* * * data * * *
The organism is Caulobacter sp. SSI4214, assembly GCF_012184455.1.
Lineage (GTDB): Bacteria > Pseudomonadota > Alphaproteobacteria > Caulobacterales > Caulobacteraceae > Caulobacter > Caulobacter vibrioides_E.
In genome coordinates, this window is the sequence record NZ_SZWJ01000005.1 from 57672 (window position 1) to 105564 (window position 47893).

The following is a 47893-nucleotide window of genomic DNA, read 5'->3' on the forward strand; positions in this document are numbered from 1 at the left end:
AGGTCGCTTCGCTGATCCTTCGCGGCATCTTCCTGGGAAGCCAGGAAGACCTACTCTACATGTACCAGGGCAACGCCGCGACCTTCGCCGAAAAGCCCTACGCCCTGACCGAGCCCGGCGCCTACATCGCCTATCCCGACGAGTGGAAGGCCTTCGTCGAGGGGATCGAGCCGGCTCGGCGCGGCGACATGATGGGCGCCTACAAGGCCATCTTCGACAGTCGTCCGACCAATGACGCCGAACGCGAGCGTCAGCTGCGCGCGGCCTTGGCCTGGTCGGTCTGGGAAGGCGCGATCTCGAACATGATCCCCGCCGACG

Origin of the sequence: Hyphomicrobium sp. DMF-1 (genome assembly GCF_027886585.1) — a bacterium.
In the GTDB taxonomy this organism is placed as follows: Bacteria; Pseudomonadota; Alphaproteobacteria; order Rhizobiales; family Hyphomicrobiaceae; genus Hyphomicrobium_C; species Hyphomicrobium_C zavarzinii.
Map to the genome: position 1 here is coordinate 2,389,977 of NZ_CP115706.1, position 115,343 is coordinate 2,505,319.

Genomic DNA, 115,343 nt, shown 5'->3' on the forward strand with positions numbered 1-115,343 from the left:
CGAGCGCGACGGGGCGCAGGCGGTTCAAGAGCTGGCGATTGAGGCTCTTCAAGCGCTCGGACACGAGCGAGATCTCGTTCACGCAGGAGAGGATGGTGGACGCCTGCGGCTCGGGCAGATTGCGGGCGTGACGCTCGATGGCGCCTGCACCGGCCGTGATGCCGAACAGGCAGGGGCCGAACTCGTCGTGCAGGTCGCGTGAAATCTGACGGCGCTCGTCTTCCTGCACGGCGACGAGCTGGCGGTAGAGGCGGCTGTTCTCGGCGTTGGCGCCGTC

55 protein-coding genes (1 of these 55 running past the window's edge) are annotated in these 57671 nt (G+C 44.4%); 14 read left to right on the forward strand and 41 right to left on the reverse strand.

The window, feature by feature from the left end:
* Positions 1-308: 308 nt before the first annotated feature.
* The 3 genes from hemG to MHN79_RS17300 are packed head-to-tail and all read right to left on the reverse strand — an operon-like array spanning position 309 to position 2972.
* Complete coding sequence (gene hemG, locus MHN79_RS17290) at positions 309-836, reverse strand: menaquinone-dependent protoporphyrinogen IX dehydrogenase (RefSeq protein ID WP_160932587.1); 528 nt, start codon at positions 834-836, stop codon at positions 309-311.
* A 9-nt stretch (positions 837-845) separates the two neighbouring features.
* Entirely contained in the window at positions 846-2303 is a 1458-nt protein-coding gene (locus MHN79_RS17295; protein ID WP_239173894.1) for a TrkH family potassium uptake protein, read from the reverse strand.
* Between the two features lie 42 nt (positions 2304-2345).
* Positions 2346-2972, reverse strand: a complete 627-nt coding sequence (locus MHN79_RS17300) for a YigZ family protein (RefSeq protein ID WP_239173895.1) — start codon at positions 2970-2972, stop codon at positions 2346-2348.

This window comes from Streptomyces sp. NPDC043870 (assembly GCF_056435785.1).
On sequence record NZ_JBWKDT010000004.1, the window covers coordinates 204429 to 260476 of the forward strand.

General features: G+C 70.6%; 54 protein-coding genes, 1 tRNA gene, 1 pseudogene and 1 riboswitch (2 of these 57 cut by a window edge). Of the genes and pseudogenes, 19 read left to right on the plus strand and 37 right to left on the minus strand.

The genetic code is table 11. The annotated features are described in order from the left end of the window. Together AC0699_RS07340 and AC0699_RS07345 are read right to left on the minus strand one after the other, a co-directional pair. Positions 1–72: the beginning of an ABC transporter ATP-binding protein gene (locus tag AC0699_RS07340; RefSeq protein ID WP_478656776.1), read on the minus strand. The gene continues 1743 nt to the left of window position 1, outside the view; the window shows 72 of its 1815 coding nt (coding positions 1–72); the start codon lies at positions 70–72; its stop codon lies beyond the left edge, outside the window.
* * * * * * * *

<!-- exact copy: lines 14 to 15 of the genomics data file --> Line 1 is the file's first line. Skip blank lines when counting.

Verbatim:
* The 3 genes from hemG to MHN79_RS17300 are packed head-to-tail and all read right to left on the reverse strand — an operon-like array spanning position 309 to position 2972.
* Complete coding sequence (gene hemG, locus MHN79_RS17290) at positions 309-836, reverse strand: menaquinone-dependent protoporphyrinogen IX dehydrogenase (RefSeq protein ID WP_160932587.1); 528 nt, start codon at positions 834-836, stop codon at positions 309-311.